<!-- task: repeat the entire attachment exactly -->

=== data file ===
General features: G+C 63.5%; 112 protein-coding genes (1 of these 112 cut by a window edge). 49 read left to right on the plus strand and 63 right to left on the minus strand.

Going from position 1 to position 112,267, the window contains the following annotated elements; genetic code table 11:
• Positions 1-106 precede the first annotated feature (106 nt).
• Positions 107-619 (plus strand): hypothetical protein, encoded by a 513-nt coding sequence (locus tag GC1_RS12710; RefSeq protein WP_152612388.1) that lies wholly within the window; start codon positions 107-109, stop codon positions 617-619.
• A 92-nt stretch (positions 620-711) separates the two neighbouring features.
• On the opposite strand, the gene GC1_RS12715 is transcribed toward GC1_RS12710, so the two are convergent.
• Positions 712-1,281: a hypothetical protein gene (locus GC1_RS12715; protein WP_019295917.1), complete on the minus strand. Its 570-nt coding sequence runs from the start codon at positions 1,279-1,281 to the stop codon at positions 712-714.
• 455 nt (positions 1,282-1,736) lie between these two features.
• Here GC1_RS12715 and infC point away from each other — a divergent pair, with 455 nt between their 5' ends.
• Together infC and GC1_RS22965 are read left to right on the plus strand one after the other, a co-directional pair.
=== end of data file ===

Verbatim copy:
General features: G+C 63.5%; 112 protein-coding genes (1 of these 112 cut by a window edge). 49 read left to right on the plus strand and 63 right to left on the minus strand.

Going from position 1 to position 112,267, the window contains the following annotated elements; genetic code table 11:
• Positions 1-106 precede the first annotated feature (106 nt).
• Positions 107-619 (plus strand): hypothetical protein, encoded by a 513-nt coding sequence (locus tag GC1_RS12710; RefSeq protein WP_152612388.1) that lies wholly within the window; start codon positions 107-109, stop codon positions 617-619.
• A 92-nt stretch (positions 620-711) separates the two neighbouring features.
• On the opposite strand, the gene GC1_RS12715 is transcribed toward GC1_RS12710, so the two are convergent.
• Positions 712-1,281: a hypothetical protein gene (locus GC1_RS12715; protein WP_019295917.1), complete on the minus strand. Its 570-nt coding sequence runs from the start codon at positions 1,279-1,281 to the stop codon at positions 712-714.
• 455 nt (positions 1,282-1,736) lie between these two features.
• Here GC1_RS12715 and infC point away from each other — a divergent pair, with 455 nt between their 5' ends.
• Together infC and GC1_RS22965 are read left to right on the plus strand one after the other, a co-directional pair.